If one takes everything from Baxter Springs to Peach Springs as "Radiator Springs", the detour occurs earlier: just before Fort Smith, Arkansas exit north onto I-540/US71, which run parallel and then become concurrent through Bentonville. Continuing north on US71, one reaches the former US 66 in Carthage (Missouri) - just east of Joplin.

In the absence of any further signs the film makers ventured east beyond Kansas (there is a "Wagon Wheel Motel" in Cuba (Missouri) but no Wheel Well Motel), it's time to motor west on the highway that's the best... US Route 66.

Route 66 and Radiator Springs

Restored Kan-O-Tex station
Eisler Brothers Country Store

US 66 enters Cherokee County at Galena (Kansas), a former mining town named for a lead ore once extracted here. The town is a shadow of its former self and I-44 (which bypassed US 66 this side of Oklahoma City) doesn't even enter the state. Pity, as that "Tow Mater" character is largely a Kansas boy. According to Oklahoma Route 66 historian Michael Wallis (voice of the "Sheriff") the late Joe Ranft, a Pixar artist, spotted an old mining truck on a former alignment of US 66 at a then-abandoned filling station. (Ranft is the voice of the recycled battery truck somewhere between I-40 and US 66, "Mack? I ain't no Mack, I'm a Peterbilt, for dang sakes! Turn on your lights, you moron!")

US66 turns south at Riverton (K-66 and US 69 alternate) to go through Baxter Springs.

US66 continues southward through Miami (Oklahoma) and Tulsa. Between Tulsa and OKC, Oklahoma Route 66 remains as a free alternate to I-44 (Turner Turnpike, a toll road), passing through the tiny town of Stroud (Oklahoma).

At Oklahoma City, US 66 turns westward toward the Texas Panhandle where, except within the towns, much of the old road is simply paved over by I-40 or used as an I-40 service road. In Clinton (Oklahoma) the filmmakers met former country veterinarian Dr. Walter S. Mason, Jr, a Best Western hotel owner who donated land for a local Route 66 museum. "Doc" died in 2007 after a lengthy battle with Alzheimers; mile 66 of I-40 was named the "Dr. Walter S. Mason, Jr. Memorial Highway" by the state in 2011 in his memory. There is no longer a Best Western in town, but the Route 66 Museum remains open.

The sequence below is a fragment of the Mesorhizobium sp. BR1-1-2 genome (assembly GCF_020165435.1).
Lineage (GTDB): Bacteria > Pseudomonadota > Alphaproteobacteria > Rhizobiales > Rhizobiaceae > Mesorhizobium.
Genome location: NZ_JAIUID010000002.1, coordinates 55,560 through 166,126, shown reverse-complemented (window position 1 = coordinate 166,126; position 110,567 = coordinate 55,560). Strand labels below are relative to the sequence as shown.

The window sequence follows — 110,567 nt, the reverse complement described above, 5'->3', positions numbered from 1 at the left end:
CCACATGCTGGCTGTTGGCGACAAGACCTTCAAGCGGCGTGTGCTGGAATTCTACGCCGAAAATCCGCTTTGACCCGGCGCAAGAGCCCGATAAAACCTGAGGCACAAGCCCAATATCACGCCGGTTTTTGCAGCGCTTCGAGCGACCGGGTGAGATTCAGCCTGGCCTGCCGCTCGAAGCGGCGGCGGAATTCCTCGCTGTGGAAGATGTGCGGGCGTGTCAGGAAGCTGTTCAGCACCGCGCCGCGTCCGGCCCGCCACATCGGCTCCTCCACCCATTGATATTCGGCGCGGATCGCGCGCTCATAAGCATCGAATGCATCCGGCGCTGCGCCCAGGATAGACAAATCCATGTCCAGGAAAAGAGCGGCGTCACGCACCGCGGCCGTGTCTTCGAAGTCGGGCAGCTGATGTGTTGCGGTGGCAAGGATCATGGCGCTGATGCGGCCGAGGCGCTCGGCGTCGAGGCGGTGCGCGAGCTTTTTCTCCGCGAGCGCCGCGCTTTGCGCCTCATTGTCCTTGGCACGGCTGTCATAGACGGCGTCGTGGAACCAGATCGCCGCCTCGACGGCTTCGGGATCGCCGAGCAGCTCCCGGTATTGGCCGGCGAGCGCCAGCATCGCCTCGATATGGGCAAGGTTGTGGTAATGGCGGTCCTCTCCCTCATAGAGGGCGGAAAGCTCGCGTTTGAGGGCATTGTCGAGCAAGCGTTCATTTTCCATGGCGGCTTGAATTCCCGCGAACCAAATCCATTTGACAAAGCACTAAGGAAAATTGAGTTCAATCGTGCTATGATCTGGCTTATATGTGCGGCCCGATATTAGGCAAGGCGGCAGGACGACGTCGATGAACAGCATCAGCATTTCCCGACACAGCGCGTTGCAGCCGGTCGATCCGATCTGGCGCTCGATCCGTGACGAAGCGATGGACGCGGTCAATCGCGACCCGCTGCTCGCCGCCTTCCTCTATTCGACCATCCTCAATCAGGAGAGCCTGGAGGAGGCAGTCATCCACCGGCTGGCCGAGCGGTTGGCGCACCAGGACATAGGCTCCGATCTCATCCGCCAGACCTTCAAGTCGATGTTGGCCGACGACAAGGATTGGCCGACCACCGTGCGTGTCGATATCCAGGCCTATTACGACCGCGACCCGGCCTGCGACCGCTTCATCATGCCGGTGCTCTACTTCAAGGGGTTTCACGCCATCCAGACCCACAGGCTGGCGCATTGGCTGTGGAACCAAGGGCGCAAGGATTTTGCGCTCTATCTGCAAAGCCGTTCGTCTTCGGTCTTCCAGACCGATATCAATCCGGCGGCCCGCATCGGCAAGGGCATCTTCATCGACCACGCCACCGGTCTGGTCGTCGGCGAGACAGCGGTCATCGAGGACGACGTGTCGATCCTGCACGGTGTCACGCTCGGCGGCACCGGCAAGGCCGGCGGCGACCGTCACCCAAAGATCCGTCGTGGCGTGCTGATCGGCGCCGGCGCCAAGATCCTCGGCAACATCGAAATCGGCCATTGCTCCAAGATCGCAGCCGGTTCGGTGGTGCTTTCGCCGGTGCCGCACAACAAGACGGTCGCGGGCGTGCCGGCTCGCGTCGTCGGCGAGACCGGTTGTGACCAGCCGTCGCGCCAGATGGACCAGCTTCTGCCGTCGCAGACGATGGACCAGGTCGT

Time for one last stop in Erick OK before crossing into Texas.

U-Drop Inn and Tower Station on US Route 66

The only major city in this corner of Texas is Amarillo:

Cadillac Ranch

US 66 continues westward through the tiny city of Adrian (Texas) before crossing into New Mexico at the divided ghost town of Glenrio.

Route 66 then passes through Tucumcari, a population-5000 town which once advertised billboards on hundreds of miles of the Mother Road as “Tucumcari Tonite! 2,000 motel rooms!” While a few of these neon motels have been restored, "Cars" fans will most readily recognise Tucumcari Mountain which stands over the New Mexico desert with a white "T" painted on one side. In the film, the mountain bears the initials "RS" and its summit is shaped as an automotive radiator cap.

Wigwam Motel

The road continues westward through Albuquerque and into Arizona. In Holbrook (Arizona), one quickly spots the inspiration for the 'Cosy Cone Motel'.

The film makers would have stopped in Winslow (Arizona) to inquire about the town's revitalisation efforts and "Standin' on the Corner Park", an art and sculpture streetscape recreating a spot in 1970s Eagles' hit song "Take It Easy." The song mentions "standin' on a corner in Winslow, Arizona," putting the town back on the map. In Seligman, they would have met with the Delgadillo brothers.

West of Seligman, US66 and I-40 diverge with US66 going through Peach Springs and various ghost towns or former ghost towns, including Hackberry.

The roads reconverge at Kingman, then diverge as an early alignment of Route 66 used to go through Oatman. As the former Route 66 bridge between Topock, Arizona and Needles, California is no longer passable, all traffic must leave Arizona on I-40. The film does not include any points on US66 in California.

Arizona side trips

John Ford's Point, Monument Valley

"Ornament Valley" is a reference to Monument Valley, in the far northern portion of the state. A waterfall visible in the background when "Sally" is driving across a bridge is Havasu Falls on the Grand Canyon's Havasupai Indian Reservation.

  Havasu Falls is not directly reachable by road; access is via native land and the last eight miles of the journey must be made on foot or horseback. The closest US 66 point to Havasu Falls is   Peach Springs.

  Monument Valley is reachable by road, but from US 66 is a 170-mile detour north from Flagstaff (US 89 to US 160 to US 163 Scenic).

Oatman, a Route 66 ghost town between Kingman and the California border, is not mentioned directly in the film but the   Oatman wild burros may have been an inspiration for the herd of ill-behaved "moo"ing farm tractors depicted disrupting traffic in Radiator Springs village.

Los Angeles International Speedway

The last portion of the trip to Los Angeles is depicted as a return to the freeway, presumably I-40 from Kingman (or the AZ/CA border) westward.

The NASCAR track for Los Angeles is Auto Club Speedway in Fontana. While US66 continued onward to LA, I-40 ends at Barstow. There is 75 miles of I-15 from Barstow south to Fontana.

Stay safe

Got a flat? Bring it in. Don't tear yourself up out there, kid.

Watch for speed traps; Route 66 goes through every tiny town and odds are there'll be a sheriff at the town line just waiting to chase speeding motorists through the village.

Be sure you have enough fuel. You don't want to be in the middle of the Arizona desert when you find you've run out as someone has siphoned all of your petrol while you were sleeping.

Go next

This article is issued from Wikivoyage - version of the Thursday, March 24, 2016. The text is available under the Creative Commons Attribution/Share Alike but additional terms may apply for the media files.